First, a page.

Wednesday, May 19, 2010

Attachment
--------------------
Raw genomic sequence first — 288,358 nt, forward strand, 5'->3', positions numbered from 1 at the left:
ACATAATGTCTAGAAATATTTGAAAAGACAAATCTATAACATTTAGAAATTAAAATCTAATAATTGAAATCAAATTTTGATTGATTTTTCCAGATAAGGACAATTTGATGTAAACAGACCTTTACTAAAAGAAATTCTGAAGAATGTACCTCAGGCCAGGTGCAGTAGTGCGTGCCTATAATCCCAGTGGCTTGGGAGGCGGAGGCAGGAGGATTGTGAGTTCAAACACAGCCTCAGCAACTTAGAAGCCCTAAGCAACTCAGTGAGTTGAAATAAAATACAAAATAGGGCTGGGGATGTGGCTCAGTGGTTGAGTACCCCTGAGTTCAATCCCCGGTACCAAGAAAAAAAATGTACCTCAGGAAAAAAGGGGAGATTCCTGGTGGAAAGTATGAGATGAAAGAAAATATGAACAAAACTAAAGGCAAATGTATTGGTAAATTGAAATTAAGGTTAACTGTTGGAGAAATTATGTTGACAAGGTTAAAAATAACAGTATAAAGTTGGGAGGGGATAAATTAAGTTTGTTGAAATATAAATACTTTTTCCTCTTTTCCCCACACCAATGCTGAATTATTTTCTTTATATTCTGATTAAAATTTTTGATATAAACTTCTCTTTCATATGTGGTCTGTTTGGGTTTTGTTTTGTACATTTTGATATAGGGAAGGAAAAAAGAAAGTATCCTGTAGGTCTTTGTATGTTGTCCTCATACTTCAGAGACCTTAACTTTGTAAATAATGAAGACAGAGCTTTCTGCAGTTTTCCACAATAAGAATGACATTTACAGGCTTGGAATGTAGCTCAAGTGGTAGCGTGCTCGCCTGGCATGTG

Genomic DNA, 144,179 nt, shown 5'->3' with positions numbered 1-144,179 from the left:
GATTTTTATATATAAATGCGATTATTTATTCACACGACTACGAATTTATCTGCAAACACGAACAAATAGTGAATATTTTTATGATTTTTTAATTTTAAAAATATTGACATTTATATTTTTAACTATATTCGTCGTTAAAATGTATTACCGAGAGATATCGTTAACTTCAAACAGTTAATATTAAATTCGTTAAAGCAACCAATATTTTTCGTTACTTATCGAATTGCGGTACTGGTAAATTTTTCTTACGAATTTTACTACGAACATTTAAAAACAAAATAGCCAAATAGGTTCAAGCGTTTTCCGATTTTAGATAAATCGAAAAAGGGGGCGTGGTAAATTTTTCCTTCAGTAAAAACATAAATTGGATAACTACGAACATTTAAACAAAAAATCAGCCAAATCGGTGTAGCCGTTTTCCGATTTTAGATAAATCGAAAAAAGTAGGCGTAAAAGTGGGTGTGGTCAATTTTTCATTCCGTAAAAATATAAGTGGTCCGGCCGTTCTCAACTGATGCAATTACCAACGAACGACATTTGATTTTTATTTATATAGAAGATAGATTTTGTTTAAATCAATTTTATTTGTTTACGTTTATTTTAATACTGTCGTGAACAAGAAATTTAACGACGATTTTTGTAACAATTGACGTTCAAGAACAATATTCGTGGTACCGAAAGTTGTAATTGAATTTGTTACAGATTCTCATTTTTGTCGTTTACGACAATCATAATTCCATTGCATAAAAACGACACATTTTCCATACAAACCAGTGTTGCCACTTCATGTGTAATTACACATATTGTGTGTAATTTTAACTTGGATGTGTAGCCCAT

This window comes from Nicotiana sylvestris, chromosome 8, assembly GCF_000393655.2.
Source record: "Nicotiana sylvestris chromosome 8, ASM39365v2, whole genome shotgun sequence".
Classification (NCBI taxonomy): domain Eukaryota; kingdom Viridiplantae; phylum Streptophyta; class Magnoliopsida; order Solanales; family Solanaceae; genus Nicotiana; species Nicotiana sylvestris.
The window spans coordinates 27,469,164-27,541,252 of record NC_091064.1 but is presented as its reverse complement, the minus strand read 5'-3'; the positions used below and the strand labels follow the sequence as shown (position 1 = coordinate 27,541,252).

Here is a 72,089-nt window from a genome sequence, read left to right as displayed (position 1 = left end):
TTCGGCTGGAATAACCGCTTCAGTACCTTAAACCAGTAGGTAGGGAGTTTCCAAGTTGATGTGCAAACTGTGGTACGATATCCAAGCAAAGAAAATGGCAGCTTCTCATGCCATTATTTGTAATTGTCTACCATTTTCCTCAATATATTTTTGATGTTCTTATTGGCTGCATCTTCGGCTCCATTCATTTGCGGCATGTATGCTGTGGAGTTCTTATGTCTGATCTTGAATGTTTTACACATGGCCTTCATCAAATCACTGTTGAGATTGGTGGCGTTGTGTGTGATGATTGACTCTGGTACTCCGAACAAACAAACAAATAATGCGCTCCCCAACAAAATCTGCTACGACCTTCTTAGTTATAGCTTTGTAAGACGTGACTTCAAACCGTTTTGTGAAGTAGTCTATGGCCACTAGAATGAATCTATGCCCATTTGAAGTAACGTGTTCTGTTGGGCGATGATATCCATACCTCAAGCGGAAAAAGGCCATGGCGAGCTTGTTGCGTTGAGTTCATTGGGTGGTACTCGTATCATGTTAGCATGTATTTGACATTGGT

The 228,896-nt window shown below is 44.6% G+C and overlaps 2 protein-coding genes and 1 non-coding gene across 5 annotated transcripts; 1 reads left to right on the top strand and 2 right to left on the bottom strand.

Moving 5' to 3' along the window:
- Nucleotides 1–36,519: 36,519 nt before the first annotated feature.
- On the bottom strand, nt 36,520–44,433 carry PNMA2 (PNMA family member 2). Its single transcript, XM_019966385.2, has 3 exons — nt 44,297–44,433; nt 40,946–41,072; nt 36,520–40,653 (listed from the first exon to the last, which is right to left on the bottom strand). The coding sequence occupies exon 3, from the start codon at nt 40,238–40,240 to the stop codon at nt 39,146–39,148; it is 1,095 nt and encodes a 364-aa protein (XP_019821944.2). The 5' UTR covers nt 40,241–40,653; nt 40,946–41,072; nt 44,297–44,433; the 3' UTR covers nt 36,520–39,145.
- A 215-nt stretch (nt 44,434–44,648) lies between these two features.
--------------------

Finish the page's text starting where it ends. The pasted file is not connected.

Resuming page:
“Manha de Carnival” and “O Nossa Amor”, have been covered countless times over the decades since. The bossa nova—from the Portugese, bossa, meaning “trend,” and nova, meaning “new”—combined cool jazz harmonies and pop melodies with a samba rhythm. The bossa nova was initially popularized by João Gilberto on his 1959 album Chega De Saudade. His individual guitar style and the hushed, casual lilt of his vocal delivery defined the musical form and altered the course of popular music history. The music soon became the de facto soundtrack of any European film made in the 60s that considered itself cool and bohemian. In 1961, the Kennedy administration sponsored jazz guitarist Charlie Byrd’s “goodwill” tour to Brazil. Upon his return to the United States, Byrd along with Stan Getz recorded the hugely popular Jazz Samba (1962). But perhaps the biggest hit, and one immediately identifiable with the 1960s, is the Getz-Gilberto hit, “The Girl From Ipanema” (1964), available here. Predictably, many dozens of pop albums influenced by the bossa nova were released. The Brazilian word suggesting the emotionally detached mood sometimes associated with cool is saudade, which may explain why for many people the bossa nova is sometimes confused with so-called “lounge” music, and both are confused with cool jazz. In 1963, Eydie Gorme released “Blame It On the Bossa Nova,” which became a huge hit. What’s the bossa nova? Why, it’s “the dance of love” according to Eydie Gorme. How to dance it? Why, you just march in place and swing your hips.